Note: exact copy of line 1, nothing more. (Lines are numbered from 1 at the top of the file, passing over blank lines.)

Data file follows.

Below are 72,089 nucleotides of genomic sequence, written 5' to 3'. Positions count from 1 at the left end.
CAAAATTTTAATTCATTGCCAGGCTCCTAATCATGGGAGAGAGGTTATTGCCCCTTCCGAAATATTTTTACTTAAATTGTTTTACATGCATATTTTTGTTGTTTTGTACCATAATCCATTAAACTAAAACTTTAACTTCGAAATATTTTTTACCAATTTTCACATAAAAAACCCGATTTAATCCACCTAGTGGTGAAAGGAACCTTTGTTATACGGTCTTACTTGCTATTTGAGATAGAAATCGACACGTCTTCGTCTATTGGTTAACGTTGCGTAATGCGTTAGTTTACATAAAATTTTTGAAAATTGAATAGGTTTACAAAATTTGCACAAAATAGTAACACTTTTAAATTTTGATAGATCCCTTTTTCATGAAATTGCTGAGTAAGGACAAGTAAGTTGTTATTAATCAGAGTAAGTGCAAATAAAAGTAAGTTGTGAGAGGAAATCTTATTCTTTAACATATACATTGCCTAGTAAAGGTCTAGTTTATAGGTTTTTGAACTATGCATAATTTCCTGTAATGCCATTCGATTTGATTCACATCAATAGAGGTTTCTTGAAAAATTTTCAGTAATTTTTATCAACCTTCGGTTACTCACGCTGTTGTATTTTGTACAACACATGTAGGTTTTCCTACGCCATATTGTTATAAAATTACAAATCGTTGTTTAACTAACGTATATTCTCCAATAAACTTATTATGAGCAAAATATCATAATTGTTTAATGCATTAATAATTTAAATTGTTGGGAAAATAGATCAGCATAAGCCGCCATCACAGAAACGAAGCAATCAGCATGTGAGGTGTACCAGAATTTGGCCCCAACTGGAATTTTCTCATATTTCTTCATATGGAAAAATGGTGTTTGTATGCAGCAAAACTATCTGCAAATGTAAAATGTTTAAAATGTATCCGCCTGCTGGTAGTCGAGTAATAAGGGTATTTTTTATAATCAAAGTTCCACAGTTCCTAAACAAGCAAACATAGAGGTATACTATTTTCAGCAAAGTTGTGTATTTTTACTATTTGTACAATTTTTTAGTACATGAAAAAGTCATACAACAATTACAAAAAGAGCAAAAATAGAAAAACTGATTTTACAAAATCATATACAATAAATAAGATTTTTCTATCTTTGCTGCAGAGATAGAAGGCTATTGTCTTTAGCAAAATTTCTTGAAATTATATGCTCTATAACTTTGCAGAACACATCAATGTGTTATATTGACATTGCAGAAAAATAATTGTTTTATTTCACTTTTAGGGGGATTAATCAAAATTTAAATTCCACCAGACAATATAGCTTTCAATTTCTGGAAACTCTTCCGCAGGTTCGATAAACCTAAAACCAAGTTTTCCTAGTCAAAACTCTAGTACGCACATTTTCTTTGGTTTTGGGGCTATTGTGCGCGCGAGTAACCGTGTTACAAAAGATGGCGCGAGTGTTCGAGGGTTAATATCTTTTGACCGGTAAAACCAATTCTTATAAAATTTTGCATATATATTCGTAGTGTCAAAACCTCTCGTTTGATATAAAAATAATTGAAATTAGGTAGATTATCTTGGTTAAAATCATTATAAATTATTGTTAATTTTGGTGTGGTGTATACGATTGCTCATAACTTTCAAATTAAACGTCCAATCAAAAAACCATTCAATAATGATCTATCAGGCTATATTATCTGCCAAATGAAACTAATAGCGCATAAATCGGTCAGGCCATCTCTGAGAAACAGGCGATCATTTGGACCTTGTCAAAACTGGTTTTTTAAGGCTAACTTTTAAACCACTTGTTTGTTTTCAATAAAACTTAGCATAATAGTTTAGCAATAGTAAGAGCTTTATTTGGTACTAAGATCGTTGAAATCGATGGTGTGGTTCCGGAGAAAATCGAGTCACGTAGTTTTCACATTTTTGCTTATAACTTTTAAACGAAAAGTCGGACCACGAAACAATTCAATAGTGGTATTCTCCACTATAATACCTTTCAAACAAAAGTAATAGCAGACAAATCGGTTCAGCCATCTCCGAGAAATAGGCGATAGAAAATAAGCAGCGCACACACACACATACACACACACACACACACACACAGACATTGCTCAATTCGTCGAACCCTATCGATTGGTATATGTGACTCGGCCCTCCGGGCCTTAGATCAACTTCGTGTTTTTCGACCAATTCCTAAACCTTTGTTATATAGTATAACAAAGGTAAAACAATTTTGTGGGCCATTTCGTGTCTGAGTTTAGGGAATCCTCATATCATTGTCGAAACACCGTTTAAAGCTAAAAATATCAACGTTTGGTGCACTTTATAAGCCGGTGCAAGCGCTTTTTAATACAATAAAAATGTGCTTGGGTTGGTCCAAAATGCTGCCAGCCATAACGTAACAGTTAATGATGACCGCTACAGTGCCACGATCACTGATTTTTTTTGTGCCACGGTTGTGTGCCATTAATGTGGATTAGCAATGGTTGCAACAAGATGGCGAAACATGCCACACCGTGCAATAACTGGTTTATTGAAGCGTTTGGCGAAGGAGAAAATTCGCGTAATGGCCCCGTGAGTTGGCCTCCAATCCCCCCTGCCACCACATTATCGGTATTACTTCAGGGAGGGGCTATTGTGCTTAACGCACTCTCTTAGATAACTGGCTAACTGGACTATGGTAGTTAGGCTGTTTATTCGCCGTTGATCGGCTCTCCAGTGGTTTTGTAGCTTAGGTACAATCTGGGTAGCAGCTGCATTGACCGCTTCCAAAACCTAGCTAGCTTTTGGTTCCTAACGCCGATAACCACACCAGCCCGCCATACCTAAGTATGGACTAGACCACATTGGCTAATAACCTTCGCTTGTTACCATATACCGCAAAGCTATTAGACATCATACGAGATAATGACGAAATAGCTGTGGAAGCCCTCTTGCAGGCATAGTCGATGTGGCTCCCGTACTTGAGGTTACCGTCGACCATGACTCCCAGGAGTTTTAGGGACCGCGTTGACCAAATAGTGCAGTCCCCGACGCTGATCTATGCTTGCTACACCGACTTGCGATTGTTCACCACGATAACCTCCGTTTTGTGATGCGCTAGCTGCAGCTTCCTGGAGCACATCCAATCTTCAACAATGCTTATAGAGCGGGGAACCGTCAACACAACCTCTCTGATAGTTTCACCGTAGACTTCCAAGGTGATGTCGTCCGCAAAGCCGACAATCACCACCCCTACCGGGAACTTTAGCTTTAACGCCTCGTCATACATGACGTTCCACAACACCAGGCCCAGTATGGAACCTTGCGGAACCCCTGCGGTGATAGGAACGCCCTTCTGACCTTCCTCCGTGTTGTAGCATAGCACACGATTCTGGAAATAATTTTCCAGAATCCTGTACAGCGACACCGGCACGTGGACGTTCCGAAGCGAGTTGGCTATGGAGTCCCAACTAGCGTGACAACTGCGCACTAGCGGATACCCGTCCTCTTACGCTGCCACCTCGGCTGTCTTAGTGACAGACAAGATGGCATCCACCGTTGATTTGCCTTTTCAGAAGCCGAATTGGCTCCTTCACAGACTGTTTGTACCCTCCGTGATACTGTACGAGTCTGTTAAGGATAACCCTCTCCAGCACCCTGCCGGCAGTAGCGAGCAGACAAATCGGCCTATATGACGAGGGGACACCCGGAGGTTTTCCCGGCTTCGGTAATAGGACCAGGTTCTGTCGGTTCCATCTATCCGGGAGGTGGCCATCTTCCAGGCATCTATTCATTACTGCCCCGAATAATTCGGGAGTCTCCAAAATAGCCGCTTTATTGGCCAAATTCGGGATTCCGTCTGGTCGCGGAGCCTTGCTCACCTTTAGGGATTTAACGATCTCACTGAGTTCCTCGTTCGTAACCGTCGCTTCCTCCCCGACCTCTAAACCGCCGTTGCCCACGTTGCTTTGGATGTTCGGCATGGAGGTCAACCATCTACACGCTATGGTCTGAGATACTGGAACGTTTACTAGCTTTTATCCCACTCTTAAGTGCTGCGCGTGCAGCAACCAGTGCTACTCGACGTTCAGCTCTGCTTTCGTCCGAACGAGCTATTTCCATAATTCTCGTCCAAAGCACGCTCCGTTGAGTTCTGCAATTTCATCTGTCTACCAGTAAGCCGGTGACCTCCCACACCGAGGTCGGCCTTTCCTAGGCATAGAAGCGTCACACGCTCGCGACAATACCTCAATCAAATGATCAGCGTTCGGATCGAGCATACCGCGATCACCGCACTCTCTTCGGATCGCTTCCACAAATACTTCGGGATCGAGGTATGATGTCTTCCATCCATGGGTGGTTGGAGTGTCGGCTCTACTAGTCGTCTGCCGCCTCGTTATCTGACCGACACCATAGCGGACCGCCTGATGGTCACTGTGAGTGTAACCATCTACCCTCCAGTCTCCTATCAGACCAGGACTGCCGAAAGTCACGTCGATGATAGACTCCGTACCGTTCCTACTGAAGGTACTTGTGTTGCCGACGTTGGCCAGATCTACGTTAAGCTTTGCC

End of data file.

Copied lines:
Below are 72,089 nucleotides of genomic sequence, written 5' to 3'. Positions count from 1 at the left end.